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Unsurprisingly, DOJ continues selective enforcement of the law...

Frankly, that's always been true under the rubric of "prosecutorial discretion" but this Administration takes it to another level by just about publishing a "Schedule Of Laws No Longer Enforced, But Still In Effect" aka the "Gotcha!" list.

 Remember, my dope-fiend friends... if you live in Colorado or Washington state and smoke dope, don't go buying any guns from licensed dealers. The form clearly states "unlawful user of or addicted to" and while your state may not care... it's still illegal at the Federal level. And you know they aren't going to want to change that...  because they can use it to expand the list of prohibited persons.

And remember, all you miltypes nearing retirement or ETS... unless you intend to walk away from your security clearance, you've got issues too.


Unfortunately with this administration, anyone who considers himself or herself a "patriot" or is a member of a "patriot"-themed organization has "issues" and is on their "Gotcha" lists.
 This just may make that MO law nullification easier to pass when it gets taken to court.  Once the feds allow states to disregard federal law - be it with pot or immigration (see "sanctuary cities") - then there is precident that says that states may nullify federal law.  Just might be a win for us.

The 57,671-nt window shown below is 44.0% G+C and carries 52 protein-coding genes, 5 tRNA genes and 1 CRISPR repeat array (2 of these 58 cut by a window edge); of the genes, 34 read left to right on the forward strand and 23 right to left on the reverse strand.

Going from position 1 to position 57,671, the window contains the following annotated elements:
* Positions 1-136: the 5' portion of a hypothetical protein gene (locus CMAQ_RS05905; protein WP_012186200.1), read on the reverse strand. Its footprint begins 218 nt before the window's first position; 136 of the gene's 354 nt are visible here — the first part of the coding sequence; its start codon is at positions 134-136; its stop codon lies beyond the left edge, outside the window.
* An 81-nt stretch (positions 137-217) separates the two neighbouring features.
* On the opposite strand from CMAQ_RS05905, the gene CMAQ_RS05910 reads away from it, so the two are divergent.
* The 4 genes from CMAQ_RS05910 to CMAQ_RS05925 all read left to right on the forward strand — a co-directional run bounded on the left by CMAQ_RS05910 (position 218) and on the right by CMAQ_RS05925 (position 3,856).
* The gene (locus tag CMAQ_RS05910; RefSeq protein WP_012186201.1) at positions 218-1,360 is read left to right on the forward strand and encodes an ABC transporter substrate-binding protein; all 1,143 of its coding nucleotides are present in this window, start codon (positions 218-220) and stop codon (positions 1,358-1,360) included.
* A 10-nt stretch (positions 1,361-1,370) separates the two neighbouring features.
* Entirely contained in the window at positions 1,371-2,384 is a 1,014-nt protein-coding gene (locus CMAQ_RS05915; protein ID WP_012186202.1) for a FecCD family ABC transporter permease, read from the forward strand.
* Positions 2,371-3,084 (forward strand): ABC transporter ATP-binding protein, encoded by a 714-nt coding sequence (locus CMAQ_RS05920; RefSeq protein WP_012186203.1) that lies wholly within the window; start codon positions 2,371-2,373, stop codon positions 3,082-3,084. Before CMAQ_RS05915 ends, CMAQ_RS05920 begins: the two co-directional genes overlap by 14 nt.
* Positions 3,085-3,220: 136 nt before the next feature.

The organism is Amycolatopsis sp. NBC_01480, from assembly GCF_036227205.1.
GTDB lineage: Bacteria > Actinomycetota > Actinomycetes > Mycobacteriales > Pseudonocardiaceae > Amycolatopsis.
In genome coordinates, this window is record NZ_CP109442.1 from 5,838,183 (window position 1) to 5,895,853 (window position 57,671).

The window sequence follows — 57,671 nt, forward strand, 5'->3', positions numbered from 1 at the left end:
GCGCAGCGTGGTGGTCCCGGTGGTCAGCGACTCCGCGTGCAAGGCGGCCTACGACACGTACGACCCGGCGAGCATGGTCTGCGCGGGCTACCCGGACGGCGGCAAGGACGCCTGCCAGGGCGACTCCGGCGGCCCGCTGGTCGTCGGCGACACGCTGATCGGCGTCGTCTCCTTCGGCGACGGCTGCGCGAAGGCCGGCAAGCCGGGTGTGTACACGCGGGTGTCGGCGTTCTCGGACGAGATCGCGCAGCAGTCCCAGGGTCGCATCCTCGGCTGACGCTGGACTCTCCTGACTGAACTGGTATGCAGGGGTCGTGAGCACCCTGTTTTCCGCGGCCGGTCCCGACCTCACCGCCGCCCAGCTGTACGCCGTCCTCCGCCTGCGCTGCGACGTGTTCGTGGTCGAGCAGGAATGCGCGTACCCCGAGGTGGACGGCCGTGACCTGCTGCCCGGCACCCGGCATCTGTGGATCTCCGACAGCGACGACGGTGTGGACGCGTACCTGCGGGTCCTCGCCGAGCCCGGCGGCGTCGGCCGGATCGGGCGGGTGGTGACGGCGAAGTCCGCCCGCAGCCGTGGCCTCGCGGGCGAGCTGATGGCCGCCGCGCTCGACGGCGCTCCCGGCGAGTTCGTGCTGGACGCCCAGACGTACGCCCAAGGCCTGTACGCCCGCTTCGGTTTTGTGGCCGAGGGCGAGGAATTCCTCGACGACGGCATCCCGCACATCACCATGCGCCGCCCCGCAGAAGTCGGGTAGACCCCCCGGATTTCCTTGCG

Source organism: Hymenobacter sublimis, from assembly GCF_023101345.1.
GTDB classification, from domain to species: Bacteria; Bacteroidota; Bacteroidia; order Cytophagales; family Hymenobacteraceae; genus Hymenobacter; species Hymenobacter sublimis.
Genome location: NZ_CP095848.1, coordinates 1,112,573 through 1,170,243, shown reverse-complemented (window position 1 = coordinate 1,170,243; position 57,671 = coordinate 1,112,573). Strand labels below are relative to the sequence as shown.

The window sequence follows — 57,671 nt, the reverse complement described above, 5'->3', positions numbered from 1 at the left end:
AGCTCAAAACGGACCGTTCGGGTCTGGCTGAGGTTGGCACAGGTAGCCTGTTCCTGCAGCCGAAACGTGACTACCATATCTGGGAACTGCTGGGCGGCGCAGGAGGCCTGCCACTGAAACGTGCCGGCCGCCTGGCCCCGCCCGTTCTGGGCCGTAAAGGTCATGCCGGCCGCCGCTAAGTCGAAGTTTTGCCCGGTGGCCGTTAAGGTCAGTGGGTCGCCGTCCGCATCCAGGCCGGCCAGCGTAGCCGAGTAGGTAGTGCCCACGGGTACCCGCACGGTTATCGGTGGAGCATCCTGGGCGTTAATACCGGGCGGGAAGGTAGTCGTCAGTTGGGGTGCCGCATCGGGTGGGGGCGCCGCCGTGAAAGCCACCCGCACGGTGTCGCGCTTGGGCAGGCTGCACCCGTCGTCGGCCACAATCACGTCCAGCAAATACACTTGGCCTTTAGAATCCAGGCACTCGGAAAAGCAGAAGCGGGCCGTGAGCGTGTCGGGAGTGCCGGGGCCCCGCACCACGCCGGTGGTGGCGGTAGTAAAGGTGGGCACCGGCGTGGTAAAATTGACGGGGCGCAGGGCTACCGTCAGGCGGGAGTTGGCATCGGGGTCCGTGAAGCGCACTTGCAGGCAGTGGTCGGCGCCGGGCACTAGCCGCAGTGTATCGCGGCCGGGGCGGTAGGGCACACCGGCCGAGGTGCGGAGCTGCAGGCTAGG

Same goes for Faa ratings for A & P, Pilot, IA, etc...
 I don't know about the Army, but I couldn't just walk away from mine in the Navy. I had to undergo and exit interview which dealt with the materials I handled, what I could talk about, what I couldn't, and unless the material I handled was declassifed, the restrictions were permanent.

I had to have a secret clearance to go through OCS, but after I resigned, because of med problems,it magically went away. I don't know of any classified materials I handled in the course of OCS. I didn't even see anything FOUO.

It's also possible that I don't quite understand what you mean by "walk away."
"Walk away." You did just that. Walked away from it, vice maintain it. Yes, you're still covered by your NDA, but you aren't actively maintaining (and using) your clearance. I am. Maintaining my cleared status is integral to my post-retirement employment. Ergo, all those rules apply to me today as they did while was drawing a full paycheck.  
Dang, I signed that promise back in 1971, the one in which I promised not to tell. I believe I am still bound by it. Is that so?